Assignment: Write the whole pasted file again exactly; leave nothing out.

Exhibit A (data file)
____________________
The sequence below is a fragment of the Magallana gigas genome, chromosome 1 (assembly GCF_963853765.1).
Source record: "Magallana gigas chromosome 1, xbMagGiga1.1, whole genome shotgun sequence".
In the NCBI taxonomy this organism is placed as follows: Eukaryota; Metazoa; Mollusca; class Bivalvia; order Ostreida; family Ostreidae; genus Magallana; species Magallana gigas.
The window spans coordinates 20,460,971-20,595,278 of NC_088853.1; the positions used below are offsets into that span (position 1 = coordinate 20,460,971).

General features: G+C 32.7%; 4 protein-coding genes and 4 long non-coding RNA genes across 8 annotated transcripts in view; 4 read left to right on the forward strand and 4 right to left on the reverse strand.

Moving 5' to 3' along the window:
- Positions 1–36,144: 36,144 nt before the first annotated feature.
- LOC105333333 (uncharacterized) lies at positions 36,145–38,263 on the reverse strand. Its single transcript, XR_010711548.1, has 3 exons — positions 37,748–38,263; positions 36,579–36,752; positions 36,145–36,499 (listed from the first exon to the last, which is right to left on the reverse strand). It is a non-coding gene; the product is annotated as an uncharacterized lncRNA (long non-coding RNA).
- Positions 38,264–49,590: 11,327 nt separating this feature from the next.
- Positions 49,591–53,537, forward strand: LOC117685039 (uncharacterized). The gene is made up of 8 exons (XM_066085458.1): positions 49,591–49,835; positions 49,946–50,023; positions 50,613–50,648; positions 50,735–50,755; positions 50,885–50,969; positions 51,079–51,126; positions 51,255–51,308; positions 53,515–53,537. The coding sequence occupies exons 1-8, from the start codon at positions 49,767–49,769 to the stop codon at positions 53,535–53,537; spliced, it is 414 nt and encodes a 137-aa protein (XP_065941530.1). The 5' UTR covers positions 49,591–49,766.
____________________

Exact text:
The sequence below is a fragment of the Magallana gigas genome, chromosome 1 (assembly GCF_963853765.1).
Source record: "Magallana gigas chromosome 1, xbMagGiga1.1, whole genome shotgun sequence".
In the NCBI taxonomy this organism is placed as follows: Eukaryota; Metazoa; Mollusca; class Bivalvia; order Ostreida; family Ostreidae; genus Magallana; species Magallana gigas.
The window spans coordinates 20,460,971-20,595,278 of NC_088853.1; the positions used below are offsets into that span (position 1 = coordinate 20,460,971).

General features: G+C 32.7%; 4 protein-coding genes and 4 long non-coding RNA genes across 8 annotated transcripts in view; 4 read left to right on the forward strand and 4 right to left on the reverse strand.

Moving 5' to 3' along the window:
- Positions 1–36,144: 36,144 nt before the first annotated feature.
- LOC105333333 (uncharacterized) lies at positions 36,145–38,263 on the reverse strand. Its single transcript, XR_010711548.1, has 3 exons — positions 37,748–38,263; positions 36,579–36,752; positions 36,145–36,499 (listed from the first exon to the last, which is right to left on the reverse strand). It is a non-coding gene; the product is annotated as an uncharacterized lncRNA (long non-coding RNA).
- Positions 38,264–49,590: 11,327 nt separating this feature from the next.
- Positions 49,591–53,537, forward strand: LOC117685039 (uncharacterized). The gene is made up of 8 exons (XM_066085458.1): positions 49,591–49,835; positions 49,946–50,023; positions 50,613–50,648; positions 50,735–50,755; positions 50,885–50,969; positions 51,079–51,126; positions 51,255–51,308; positions 53,515–53,537. The coding sequence occupies exons 1-8, from the start codon at positions 49,767–49,769 to the stop codon at positions 53,535–53,537; spliced, it is 414 nt and encodes a 137-aa protein (XP_065941530.1). The 5' UTR covers positions 49,591–49,766.